Sophie Cousens has worked in television for over twelve years, working her way up from Runner to Series Producer. She has produced, among other things, The Graham Norton Show, Big Brother, Ant and Dec, Russell Howard’s Good News and most recently Murder in Successville for BBC3. Sophie recently won the LoveAtFirstWrite competition, run in partnership with Corvus and LoveReading with her debut novel How to Get Ahead in Television.
Before launching into a Television career, Sophie gained a History Degree from Edinburgh University. She currently splits her time between London and Jersey, TV Producing and writing. She lives with her husband Tim and spends lots of time growing vegetables, baking cakes and yearning for a time when she will be able to own a miniature dachshund.
Poppy goes all out to impress, but somehow things don't go to plan. Whether failing to prevent a washed-up soap star from becoming roaring drunk during Scottish game show Last Clan Standing, or managing to scare the horses during the filming of Strictly Come Prancing, Poppy gets noticed for all the wrong reasons. With highly strung presenters and distractingly handsome producers in the mix, it's Poppy's determination that will see her win or lose her dream job, and maybe her dream man too...
Can you tell us a little bit about your debut novel How to Get Ahead in Television?
How To Get Ahead In Television is a romantic comedy set in the world of TV production. Poppy Penfold desperately wants to work in TV, but when she finally bags her dream roll as a TV runner, somehow things don’t go exactly to plan… The book sees Poppy working across a range of shows such as Strictly Come Prancing (a celebrity/horse themed dance show) and Changing Grooms (the latest wedding format which attempts to break couples up before their big day) all while getting a bit distracted by various love interests at the office. It’s a book for anyone who’s ever had a first job, anyone who’s ever fancied someone at work, and above all, anyone who wants to see what really happens behind the scenes of TV production.
As you work in television yourself, how much of the book is influenced by your own experience in the entertainment industry?
A lot of Poppy’s most embarassing experiences at work, are unfortunately, based on things that have happened to me (for example, driving a celebrity to a shoot and being asked to stop the car because said celebrity ‘didn’t have confidence in my driving ability’ – whoops!) Many of the TV shows featured in the book are also simply heightened, more ridiculous versions of shows already on your screens, so yes, there is a lot of my own experience in the book.
I have loved working in TV, it’s full of so many creative, inspiring, hilarious people, and no day is ever the same, but equally, anyone who works in the industry will acknowledge how ridiculous it can be – the diva talent strops, the insanely bad show ideas and the pressure to go above and beyond the call of duty on a daily basis - It’s a great backdrop for comedy, put it that way!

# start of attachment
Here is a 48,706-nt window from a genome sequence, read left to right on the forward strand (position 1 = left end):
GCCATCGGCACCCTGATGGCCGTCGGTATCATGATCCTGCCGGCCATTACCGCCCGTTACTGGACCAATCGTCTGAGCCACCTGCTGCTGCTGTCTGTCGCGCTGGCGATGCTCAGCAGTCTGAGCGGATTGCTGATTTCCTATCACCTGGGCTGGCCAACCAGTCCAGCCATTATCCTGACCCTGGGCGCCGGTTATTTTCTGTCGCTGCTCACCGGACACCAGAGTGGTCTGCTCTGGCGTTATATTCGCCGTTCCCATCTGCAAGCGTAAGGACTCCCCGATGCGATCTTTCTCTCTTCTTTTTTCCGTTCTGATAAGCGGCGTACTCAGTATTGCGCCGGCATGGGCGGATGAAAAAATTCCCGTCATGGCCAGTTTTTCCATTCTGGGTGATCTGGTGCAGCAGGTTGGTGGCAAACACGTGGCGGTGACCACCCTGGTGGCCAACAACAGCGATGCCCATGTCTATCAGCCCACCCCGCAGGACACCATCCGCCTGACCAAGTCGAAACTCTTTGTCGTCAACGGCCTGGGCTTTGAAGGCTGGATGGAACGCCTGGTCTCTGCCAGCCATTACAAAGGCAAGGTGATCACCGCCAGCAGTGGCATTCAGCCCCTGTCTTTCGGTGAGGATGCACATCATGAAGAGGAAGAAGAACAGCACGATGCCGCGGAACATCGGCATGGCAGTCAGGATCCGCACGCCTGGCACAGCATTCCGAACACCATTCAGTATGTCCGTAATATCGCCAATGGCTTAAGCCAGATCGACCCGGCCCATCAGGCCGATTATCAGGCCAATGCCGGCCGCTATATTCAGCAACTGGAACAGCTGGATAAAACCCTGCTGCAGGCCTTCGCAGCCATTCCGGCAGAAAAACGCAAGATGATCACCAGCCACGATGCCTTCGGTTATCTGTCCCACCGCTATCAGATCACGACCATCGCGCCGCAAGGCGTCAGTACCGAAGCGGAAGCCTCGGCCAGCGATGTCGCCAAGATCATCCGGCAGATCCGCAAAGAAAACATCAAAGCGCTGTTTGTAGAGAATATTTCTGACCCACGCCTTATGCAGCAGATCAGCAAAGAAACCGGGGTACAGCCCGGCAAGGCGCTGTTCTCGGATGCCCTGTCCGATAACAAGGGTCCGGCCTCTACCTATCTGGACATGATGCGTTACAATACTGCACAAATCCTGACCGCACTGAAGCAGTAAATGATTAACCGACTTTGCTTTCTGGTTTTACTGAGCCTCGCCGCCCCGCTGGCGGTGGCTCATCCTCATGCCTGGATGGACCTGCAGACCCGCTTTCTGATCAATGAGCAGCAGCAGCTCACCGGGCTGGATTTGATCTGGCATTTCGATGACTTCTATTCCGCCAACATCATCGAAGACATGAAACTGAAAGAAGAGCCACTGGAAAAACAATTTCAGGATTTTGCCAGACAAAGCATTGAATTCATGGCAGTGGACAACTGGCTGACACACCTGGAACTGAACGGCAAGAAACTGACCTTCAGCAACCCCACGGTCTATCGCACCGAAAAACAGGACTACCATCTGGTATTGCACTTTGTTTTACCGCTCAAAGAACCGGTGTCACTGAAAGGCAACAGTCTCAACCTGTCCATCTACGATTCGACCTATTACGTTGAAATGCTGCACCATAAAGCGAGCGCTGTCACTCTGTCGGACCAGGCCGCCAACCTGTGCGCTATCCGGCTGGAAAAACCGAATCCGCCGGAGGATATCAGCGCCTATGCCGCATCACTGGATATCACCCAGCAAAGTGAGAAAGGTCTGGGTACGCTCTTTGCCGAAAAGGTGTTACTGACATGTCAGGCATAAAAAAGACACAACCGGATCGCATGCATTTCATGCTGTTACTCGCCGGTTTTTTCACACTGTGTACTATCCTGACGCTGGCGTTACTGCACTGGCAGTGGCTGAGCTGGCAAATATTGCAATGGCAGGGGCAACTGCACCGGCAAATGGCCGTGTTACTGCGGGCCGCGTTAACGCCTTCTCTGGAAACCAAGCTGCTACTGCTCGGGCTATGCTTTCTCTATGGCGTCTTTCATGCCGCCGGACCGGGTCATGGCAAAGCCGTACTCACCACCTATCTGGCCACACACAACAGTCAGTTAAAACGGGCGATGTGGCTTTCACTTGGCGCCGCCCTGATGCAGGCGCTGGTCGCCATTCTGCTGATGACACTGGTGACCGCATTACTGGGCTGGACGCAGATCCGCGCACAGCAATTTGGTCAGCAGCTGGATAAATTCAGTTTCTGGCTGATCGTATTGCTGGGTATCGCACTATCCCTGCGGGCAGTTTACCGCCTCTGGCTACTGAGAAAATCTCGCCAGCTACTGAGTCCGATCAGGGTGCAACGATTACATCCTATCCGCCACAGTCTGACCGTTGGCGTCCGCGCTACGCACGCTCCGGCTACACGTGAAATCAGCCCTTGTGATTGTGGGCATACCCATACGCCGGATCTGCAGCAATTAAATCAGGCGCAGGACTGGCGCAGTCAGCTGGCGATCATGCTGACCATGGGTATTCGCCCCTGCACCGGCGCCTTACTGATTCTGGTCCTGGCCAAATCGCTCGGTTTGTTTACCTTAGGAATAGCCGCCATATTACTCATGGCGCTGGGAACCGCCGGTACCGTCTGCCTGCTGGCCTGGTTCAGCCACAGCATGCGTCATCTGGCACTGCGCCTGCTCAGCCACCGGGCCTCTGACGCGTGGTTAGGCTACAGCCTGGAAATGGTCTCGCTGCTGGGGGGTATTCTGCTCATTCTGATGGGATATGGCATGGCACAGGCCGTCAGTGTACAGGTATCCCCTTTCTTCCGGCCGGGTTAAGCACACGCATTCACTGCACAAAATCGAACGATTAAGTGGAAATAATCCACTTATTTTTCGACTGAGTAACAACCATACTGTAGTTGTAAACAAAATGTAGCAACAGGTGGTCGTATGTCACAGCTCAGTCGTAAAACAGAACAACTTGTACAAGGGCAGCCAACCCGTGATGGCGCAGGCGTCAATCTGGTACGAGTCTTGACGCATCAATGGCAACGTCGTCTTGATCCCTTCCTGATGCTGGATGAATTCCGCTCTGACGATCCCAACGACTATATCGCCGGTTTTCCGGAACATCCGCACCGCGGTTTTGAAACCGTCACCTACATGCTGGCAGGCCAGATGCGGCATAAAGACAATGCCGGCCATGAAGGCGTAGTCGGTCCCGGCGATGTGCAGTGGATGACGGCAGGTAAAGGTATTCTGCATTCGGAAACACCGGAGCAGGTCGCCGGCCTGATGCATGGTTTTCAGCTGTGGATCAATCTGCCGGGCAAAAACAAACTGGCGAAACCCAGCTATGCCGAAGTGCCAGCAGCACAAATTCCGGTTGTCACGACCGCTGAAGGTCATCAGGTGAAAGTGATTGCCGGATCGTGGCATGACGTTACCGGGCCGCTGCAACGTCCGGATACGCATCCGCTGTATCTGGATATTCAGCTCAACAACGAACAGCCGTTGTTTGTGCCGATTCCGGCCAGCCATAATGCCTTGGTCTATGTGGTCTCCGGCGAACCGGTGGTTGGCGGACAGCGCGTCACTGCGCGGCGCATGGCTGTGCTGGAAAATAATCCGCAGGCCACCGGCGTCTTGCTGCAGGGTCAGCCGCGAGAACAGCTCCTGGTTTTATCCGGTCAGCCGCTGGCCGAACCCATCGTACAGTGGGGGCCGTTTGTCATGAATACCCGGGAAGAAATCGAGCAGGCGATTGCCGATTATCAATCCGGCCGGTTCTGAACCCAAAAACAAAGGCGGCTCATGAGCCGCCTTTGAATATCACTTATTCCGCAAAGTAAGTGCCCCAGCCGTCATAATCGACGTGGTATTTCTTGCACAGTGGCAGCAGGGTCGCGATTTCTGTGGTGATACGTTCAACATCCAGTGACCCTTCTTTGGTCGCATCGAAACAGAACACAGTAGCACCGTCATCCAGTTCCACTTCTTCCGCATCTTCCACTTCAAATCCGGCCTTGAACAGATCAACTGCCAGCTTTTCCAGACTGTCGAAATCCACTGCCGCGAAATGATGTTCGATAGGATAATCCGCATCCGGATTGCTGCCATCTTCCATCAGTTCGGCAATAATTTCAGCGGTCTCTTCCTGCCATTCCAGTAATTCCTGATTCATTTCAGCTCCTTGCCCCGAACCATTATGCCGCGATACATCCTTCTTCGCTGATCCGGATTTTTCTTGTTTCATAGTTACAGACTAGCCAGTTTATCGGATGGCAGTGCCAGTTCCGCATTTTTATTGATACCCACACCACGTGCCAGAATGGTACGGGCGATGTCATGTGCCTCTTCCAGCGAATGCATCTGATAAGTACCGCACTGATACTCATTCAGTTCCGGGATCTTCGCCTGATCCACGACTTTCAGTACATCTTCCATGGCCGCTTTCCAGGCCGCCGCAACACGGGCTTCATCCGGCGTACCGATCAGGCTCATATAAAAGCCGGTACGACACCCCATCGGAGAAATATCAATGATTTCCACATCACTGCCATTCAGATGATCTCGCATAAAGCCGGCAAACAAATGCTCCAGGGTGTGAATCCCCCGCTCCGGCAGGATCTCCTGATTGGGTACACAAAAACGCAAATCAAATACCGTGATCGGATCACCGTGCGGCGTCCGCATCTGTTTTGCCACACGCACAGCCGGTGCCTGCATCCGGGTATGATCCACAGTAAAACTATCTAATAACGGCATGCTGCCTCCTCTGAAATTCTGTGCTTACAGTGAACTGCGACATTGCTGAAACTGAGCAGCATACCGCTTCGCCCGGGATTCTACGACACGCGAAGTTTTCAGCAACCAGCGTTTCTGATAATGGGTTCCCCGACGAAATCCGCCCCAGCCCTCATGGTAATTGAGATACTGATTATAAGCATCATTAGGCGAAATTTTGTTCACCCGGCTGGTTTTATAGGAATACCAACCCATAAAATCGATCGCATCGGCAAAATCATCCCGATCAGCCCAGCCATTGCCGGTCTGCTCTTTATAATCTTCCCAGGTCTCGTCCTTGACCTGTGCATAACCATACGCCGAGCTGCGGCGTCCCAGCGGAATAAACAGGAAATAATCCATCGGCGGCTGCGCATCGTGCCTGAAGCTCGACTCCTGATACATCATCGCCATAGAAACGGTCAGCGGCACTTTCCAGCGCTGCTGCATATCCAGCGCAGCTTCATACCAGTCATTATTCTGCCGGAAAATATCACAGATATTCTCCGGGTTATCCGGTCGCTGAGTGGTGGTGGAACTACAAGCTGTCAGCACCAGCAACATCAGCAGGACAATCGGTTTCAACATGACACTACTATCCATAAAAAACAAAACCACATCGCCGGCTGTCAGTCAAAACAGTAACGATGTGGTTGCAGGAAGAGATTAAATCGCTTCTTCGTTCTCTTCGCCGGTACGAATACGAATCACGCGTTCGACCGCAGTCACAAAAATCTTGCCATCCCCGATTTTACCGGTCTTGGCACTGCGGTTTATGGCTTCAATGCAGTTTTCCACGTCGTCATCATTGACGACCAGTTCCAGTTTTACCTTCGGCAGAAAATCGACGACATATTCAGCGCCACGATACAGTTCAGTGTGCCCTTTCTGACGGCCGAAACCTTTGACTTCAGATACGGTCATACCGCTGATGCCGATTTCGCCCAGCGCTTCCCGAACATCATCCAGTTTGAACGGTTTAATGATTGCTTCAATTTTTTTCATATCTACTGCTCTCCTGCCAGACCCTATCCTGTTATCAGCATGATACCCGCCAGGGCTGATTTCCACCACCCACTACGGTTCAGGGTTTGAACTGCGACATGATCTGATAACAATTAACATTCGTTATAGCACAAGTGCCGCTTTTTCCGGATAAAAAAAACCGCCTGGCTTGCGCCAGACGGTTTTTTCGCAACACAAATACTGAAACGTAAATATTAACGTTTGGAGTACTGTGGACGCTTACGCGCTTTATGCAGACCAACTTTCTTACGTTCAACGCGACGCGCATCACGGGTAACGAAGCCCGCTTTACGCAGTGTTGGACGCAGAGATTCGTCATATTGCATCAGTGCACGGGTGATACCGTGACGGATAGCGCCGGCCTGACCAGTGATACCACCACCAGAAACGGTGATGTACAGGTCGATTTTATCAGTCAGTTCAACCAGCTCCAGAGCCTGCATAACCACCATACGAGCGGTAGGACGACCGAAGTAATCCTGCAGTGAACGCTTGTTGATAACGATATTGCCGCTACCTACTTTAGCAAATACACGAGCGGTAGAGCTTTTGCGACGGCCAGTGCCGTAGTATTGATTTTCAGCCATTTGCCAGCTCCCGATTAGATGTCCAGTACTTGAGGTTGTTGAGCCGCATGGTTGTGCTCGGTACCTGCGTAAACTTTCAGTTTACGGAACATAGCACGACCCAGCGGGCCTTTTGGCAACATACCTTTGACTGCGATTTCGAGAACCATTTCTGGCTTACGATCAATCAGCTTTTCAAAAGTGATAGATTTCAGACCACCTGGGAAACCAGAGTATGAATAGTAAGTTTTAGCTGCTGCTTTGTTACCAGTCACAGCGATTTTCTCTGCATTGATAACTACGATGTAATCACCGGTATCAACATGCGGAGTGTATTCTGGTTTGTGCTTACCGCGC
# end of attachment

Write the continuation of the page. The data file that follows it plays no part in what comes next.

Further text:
What three words best describe Poppy?
Clumsy, chaotic, loveable.
(If you can imagine the 22-year-old love child of Miranda Hart and Carrie Bradshaw, you’re getting close…)
Your publishing deal with Corvus came about as a result of winning their #loveatfirstwrite competition, can you remember the exact moment when you heard that you had won?
I can remember exactly what I was doing – I was working on a BBC3 show called Murder In Successville, plotting the (fictional) murder of Simon Cowell for one of the episodes. My team and I were fretting about finding the right celebrity to book for one of the shows, when I received the phone call from Corvus. I answered the call and started squealing “NO! Really! That’s amazing! I can’t believe it! Waaaahhhhh!” then ran around the office with my hands flailing. My team all assumed something VERY exciting must have happened on the celebrity-booking front, quizzing me “Have you booked David Beckham? Harry Styles? Oh my god, it must be someone amazing!” I had to sheepishly admit that the phone call had nothing to do with work, and everything to do with me winning an exciting publishing contract.
How long did it take to write How to Get Ahead in Television?
The idea for the book has been brewing away in my brain every since I started working in TV, but at the point of winning the competition, I had only written the first 5,000 words and a summary, so I needed to get writing pretty quickly. I think the first draft took me about six months, then another three for subsequent drafts and tweaks. It was great to have deadlines to hit, otherwise I’m a bit prone to procrastibaking (procrastination through cake baking).
Do you have designated writing hours or is it a case of writing when you can around your work/home life?
Um no. I am very envious of writers who say they get up at 8am and then write until they have 4,000 words. I had to fit writing around TV work, but even when I had a day to myself, my inner monologue would go something like this:
‘Okay, sit down at the computer and start writing … oh except I probably need a nice cup of tea and a biscuit before I begin... *makes tea, finds biscuits* Okay, write a paragraph…. Hmmm, I can’t possibly write any more until I’ve decided what my favourite font is. How can I possibly carry on writing in the wrong font? *spends forty minutes experimenting with fonts* Font decided, now I can write another paragraph… except now it’s almost lunch time. *checks watch* 11.30 is lunch time right?’
And so it went on. Writing is basically a permanent battle with your inner lazy person.
Did you treat yourself to something special to celebrate publishing your debut novel?
Ooh good idea! I hadn’t thought of that. Maybe I will buy a shark! Or a massive yoghurt! Or a tree with ham all over it! Okay, I’m not sure I’m very good at thinking of suitable treats for myself. Please send suitable suggestions…